$2 million is earmarked for the Interstate Oil and Gas Compact Commission, an organization closely linked to the fossil fuel industry. The draft bill empowers the group to consult with the federal government as it issues billions of dollars in grants for states to plug, remediate, and restore those orphan wells. The infrastructure bill treats the commission innocuously, granting it duties and access to federal research and development funds as if it were a formal government entity.

The trouble, The Guardian says, is it is not. It was originally sanctioned by the government. But according to an InsideClimate investigation, in 1978 the Department of Justice recommended that Congress break it up on the grounds the group had evolved into an advocacy organization. Its influence, through a membership network similar to the right wing American Legislative Exchange Council, has reached its tentacles into state legislatures across the country to promote copy and paste legislation that benefits oil and gas interests.

Uncle Sugar To The Rescue

Recently, IOGCC vice chairman Wayne Christian was recorded telling supporters, “If the bill passes, and we’re pretty close to it passing, $25 million will be coming to Texas to clean up abandoned wells and larger amounts than that in the future. So, we will be helping the energy industry to some of these trillions of dollars.”

Christian is an avowed climate denier and head of the Railroad Commission of Texas which is notorious for its close ties to the oil industry. The current chair of IOGCC is Oklahoma governor Kevin Stitt, who received more than $240,000 in campaign donations from the oil and gas sector in 2018. He is known for urging the Environmental Protection Agency to strip Indigenous tribes of regulatory authority over their land and for co-signing a letter urging the Biden administration to resume oil and gas leasing on public lands.

What is it about Oklahoma that causes it to embrace idiots like Stitt and the despicable Scott Pruitt who would rather see humans disappear from the face of the Earth than lose a dime of oil soaked profits? Do its citizens not understand that dead people make extremely poor customers?

On its website, the IOGCC calls itself a “multi-state government agency,” yet it also claims exemption from public information laws. Although the group says it does not lobby, according to ProPublica, it has spent an estimated $100,000 on Capitol Hill since March 2019 lobbying for favorable well plugging programs.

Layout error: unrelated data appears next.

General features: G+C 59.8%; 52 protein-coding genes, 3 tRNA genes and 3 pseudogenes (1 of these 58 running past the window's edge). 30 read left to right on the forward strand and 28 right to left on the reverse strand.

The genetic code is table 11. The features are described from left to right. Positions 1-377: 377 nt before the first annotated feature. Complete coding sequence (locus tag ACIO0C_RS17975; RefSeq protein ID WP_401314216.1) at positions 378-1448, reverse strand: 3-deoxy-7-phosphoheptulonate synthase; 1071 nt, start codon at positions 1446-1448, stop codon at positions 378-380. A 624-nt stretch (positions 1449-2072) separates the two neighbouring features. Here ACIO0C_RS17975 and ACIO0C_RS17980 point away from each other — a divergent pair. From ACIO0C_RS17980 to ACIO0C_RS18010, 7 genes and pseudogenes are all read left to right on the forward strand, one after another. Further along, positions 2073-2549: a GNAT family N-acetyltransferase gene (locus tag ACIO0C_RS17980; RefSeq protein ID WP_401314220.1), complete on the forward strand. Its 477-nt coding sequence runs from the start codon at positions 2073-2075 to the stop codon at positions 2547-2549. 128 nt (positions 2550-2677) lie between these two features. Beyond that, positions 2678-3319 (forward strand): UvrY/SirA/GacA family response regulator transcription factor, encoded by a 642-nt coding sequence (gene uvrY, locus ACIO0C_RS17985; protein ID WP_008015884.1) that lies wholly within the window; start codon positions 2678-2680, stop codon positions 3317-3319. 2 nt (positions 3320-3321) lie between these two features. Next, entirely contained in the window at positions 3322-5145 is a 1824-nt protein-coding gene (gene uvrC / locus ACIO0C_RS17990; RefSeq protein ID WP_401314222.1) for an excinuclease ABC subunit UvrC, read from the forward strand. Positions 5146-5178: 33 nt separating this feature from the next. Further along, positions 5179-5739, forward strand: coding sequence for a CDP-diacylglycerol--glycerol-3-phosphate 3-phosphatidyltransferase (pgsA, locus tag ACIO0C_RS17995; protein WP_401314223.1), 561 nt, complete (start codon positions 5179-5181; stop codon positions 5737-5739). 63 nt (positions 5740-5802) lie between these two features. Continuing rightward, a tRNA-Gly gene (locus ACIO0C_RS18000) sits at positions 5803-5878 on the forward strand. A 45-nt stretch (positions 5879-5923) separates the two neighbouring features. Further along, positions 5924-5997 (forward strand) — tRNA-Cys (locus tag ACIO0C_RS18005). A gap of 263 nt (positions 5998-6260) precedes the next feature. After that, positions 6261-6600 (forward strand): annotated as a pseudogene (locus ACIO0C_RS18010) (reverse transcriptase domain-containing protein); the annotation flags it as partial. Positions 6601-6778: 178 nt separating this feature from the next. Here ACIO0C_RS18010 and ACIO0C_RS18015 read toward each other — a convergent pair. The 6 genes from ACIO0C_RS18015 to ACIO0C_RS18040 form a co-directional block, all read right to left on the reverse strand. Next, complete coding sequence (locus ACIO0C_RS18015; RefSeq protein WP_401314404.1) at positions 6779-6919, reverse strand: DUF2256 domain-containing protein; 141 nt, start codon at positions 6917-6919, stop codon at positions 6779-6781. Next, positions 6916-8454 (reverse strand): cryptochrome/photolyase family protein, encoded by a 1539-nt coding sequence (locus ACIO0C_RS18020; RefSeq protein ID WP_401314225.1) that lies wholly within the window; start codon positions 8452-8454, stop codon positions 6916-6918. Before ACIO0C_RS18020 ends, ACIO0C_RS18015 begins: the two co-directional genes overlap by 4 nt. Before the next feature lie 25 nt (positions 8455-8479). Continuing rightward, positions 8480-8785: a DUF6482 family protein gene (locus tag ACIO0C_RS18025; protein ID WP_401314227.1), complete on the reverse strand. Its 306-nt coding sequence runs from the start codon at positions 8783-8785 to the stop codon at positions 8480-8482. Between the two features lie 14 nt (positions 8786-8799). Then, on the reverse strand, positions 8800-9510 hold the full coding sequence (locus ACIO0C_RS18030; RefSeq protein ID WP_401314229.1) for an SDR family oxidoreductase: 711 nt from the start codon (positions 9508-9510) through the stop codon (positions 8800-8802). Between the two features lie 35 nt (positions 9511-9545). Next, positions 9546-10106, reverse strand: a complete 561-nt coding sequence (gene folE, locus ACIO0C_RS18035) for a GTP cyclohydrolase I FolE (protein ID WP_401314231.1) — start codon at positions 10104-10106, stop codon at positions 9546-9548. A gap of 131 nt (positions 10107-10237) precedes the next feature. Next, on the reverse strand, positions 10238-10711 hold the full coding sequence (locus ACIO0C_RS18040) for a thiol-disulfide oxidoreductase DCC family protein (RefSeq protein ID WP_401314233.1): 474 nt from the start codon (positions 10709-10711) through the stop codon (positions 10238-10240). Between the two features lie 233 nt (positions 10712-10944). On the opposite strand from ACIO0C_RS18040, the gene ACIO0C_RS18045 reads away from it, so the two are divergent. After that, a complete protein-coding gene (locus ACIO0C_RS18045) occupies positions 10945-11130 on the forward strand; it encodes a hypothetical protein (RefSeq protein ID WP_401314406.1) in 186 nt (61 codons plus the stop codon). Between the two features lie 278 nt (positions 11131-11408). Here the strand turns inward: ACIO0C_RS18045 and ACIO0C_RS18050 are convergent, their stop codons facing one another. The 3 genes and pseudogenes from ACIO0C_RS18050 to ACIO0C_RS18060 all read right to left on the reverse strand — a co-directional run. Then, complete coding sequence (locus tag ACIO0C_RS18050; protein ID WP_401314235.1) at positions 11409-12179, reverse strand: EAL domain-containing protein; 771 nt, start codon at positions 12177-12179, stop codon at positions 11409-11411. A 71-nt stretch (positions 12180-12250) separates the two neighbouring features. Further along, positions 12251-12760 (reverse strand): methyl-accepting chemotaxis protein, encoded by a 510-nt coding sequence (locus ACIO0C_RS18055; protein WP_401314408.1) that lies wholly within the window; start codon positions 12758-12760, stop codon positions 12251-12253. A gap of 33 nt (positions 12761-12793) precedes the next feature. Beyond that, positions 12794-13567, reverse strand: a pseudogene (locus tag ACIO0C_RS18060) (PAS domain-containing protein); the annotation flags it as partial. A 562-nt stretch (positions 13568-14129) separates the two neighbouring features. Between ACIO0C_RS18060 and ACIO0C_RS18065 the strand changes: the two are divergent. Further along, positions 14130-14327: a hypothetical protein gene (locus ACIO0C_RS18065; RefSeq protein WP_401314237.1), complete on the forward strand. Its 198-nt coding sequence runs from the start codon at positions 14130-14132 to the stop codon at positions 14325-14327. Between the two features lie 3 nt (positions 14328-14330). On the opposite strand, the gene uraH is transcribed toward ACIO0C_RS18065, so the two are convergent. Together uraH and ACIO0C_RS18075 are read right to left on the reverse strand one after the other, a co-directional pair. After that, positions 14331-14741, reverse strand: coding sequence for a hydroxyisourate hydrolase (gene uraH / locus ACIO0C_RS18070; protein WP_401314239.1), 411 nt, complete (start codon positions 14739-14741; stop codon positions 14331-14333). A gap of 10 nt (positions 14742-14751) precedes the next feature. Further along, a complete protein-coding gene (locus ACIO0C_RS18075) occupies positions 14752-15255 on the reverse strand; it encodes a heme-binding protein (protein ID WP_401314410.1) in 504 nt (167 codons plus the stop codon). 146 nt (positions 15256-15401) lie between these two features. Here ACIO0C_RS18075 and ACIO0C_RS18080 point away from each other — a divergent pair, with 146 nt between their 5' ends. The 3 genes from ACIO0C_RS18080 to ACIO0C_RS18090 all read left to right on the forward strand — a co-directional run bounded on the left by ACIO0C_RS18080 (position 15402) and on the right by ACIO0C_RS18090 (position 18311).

Jesse Coleman, senior researcher at the watchdog group Documented, has been investigating the IOGCC for years and says he was surprised to see a pseudo-agency identified as an arbiter of the orphan well program. He calls it an even “more powerful, more direct role” than the group usually gets, which he says is problematic because no government entity oversees the IOGCC.

“Any real amount of power going to this organization, which is funded by the oil and gas industry, [strips] power away from actual government agencies that do have oversight and accountability,” Coleman says. Not to worry says senator Ben Ray Luján of New Mexico, who co-sponsored the legislation. He explained that according to the proposal, the IOGCC’s role is to provide technical assistance and consultation. “Consultation is distinct from control,” Luján’s office said, defending the necessity of the IOGCC’s position in orphan well cleanup.

That may be true, but why are the taxpayers giving any money to an avowed climate denier who is little more than a spear carrier for the oil and gas industry? When do we stop letting the lunatics run the asylum?

Going Along To Get Along

The National Wildlife Federation and Environmental Defense Fund have endorsed the current bill. John Goldstein, senior director of regulatory and legislative affairs for the EDF, tells The Guardian his group was not worried about IOGCC influence. “We didn’t want to see this opportunity pass us by to get this funding out the door,” he said.

Rob Schuwerk, executive director of Carbon Tracker’s North America office, says, “The question is, does it then incentivize people to hold off plugging wells because they think federal money is going to be there for it?” He adds that plugging orphan wells won’t eliminate methane emissions across the oil and gas sector at anywhere near the scale needed to avert the worst effects of the climate emergency, scientists have pointed out, as long as drilling continues.

“I think [lawmakers] really need to be scrutinizing that issue and ensuring that they address the incentives and moral hazard problem, not just money to plug wells,” Schuwerk says. “There should be a good quid pro quo.

Leveling The Playing Field

In other words, let’s not just give the fossil fuel industry everything on its wish list. Those who pray at the altar of free market theory claim all they want is a level playing but that is a lie. They want the playing field tilted as much as possible in their favor. At some point, the best interests of the the larger community have to be given priority. “There’s no time like the present,” as my old Irish grandmother liked to say.